Port of Saint John expansion underway

Initial tenders released for modernization project
Andrew Snook
September 04, 2018
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The modernization project will expand the port’s annual container yard handling capacity from 125,000 TEU to 330,000 TEU.
The modernization project will expand the port’s annual container yard handling capacity from 125,000 TEU to 330,000 TEU. Photos: Port of Saint John.
Work on Port Saint John’s modernization project is underway with the initial tenders for the project released this summer.

The massive project will expand the port’s annual container yard handling capacity from 125,000 TEU to 330,000 TEU. The project will also allow the port’s rail handling capacity to grow exponentially from 75,000 TEU to 330,000 TEU.

In 2010 the then new CEO of Port Saint John, Jim Quinn, recognized that in order to remain in the container business, the Port would have to modernize its facilities in order to keep up with the rapid changes that were occurring in that sector.

“Containers are an important business for Port Saint John, and it was clear we needed to have facilities that could handle lager vessels,” Quinn said. “This lead to the planning of the West Side Modernization Project which gained the support of the federal and provincial governments. Together we will equally fund the $250 million project that will be completed by 2023.”

The project is expected to take seven years to complete with the first tenders being released throughout the summer, the main tenders are scheduled to be released this September.

“We’re currently in the 85 per cent range in detailed engineering and completing the environmental permitting,” added Tyler O’Rourke, port engineer for Port Saint John, during a meeting with Crane & Hoist Canada at the offices of Port Saint John in Saint John, N.B.

The modernization project will include the construction of deeper berths that can accommodate the Super Panamax vessels that are becoming more common in the container trade. Right now routine maintenance dredging is performed using a 210-tonne high duty LIMA Dredge, but the port will likely need some additional dredging horsepower for the project.

“There will probably be larger dredges brought in for expansion, also for some channel dredging down to 9.5m from 8.4 m to accommodate larger vessels” O’Rourke says.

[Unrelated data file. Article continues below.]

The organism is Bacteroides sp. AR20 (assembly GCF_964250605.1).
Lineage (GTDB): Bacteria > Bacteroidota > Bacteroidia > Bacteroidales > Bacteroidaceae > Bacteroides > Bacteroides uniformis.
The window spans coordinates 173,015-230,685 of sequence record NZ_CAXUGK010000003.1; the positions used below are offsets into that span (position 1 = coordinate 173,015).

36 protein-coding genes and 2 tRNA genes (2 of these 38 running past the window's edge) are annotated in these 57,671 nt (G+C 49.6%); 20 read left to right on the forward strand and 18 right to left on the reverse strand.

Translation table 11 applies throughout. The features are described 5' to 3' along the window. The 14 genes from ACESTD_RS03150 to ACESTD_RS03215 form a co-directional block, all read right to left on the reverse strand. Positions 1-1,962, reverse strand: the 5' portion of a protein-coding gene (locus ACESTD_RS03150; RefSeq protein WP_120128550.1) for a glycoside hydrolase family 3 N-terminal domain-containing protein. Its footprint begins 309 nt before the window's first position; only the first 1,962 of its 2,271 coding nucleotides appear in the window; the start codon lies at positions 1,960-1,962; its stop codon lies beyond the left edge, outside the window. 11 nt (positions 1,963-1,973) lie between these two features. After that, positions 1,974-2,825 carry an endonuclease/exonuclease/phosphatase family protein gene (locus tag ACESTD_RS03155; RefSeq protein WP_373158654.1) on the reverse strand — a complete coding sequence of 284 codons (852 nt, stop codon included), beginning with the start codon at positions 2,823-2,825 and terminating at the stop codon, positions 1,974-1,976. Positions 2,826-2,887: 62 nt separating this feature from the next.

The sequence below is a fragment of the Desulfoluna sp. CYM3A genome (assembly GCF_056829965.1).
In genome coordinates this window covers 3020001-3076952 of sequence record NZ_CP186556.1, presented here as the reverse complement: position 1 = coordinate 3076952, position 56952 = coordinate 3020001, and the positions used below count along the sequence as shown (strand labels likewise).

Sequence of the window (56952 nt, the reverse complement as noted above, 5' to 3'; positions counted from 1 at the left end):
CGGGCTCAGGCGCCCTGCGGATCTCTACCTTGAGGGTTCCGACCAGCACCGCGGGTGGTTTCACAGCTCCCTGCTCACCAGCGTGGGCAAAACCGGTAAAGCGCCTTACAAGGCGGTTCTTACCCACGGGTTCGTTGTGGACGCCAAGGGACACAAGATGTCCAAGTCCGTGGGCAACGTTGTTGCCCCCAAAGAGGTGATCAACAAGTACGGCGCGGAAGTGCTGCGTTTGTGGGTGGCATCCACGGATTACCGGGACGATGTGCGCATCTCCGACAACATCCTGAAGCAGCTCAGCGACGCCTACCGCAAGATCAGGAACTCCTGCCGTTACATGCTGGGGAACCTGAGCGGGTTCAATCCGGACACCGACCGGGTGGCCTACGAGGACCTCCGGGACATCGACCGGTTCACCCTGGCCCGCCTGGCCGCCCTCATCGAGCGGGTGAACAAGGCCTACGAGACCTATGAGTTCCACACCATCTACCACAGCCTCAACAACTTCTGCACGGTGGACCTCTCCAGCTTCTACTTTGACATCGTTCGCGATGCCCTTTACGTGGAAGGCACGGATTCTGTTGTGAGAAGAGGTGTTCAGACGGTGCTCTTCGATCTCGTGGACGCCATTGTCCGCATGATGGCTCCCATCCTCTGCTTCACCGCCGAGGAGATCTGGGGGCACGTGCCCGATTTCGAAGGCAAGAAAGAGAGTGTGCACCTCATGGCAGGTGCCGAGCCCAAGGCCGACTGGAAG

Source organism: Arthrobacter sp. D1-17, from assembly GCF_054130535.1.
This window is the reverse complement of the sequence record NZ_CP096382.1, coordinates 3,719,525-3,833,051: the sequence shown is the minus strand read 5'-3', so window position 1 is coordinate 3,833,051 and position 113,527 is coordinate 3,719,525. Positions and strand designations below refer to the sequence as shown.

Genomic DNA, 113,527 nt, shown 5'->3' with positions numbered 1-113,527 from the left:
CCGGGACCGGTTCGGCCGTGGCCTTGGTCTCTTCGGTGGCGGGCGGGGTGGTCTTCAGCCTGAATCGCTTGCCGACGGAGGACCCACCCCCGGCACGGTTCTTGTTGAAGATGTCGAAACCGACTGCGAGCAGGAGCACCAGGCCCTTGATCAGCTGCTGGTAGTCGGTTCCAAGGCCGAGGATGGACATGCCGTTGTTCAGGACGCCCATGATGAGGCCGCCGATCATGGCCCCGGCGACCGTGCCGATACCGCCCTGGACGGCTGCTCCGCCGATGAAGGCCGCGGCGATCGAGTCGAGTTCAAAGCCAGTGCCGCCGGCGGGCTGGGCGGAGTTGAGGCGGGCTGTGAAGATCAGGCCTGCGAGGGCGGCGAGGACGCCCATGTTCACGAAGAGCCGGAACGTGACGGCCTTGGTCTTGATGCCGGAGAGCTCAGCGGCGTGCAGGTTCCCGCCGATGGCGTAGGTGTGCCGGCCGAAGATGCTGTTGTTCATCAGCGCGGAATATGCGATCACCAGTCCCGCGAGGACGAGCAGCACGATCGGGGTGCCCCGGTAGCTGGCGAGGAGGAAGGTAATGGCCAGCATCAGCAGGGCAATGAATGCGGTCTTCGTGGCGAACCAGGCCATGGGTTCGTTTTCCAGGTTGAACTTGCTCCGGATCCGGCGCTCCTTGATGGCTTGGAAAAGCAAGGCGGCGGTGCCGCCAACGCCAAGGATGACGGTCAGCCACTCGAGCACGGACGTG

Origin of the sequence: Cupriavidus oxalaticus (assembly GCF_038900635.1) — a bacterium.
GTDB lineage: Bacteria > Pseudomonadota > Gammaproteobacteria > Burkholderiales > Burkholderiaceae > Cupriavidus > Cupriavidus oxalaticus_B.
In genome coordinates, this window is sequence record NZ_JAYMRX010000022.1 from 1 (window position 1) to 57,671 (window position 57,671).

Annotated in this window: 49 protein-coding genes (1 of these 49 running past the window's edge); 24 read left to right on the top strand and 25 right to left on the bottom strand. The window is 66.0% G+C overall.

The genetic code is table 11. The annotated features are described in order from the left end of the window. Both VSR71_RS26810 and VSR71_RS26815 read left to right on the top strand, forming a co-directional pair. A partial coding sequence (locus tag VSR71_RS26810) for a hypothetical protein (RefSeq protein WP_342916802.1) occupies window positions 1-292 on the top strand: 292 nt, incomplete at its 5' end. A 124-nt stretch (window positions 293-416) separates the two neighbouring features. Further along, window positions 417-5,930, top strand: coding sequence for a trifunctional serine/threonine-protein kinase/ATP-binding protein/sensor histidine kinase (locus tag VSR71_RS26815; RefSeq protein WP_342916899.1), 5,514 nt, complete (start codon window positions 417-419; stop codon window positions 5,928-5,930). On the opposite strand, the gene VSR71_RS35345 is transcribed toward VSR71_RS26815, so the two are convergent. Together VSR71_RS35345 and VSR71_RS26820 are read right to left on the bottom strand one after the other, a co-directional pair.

The expansion will increase the depth of the main channel from 8.4m at low tide and 16.9m at high tide, to 9.5m at low tide and 18.8m at high tide. The depth alongside the container terminal will grow three metres, from 12.2m at low tide to 15.2m.

Incoming cranes
Prior to the initial work getting underway, DP World Saint John – the terminal operator and stevedore for the Rodney Container Terminal and Navy Island Terminal – brought in two 1998 Paceco electric drive cranes to accommodate the expansion. The cranes have a 50- to 60-ton capacity, depending on whether a spreader bar or a project cargo hook is used; and an outreach of 145 feet. The new cranes will allow the port to accommodate 16 container-wide, 6,500 TEU capacity vessels while working throughout the Saint John tidal cycle. Currently, the existing cranes have a much smaller window around high tide.

To accommodate the new cranes that will service incoming and outgoing Super Panamax vessels, the project includes the installation of new electrical substructure that can handle 12.5kV or larger voltages as well as 100-gauge gantry rails. The cranes are currently sitting on 60-gauge, 60-feet-wide gantry rails on an electrical substructure that can handle 4.1kV.

The container growth alone is expected to double direct and indirect jobs across the region from 500 to more than 1,000, not including economic growth spin-offs. Over the course of the seven-year project, more than 1,400 person-years of direct and indirect employment are expected to be generated.





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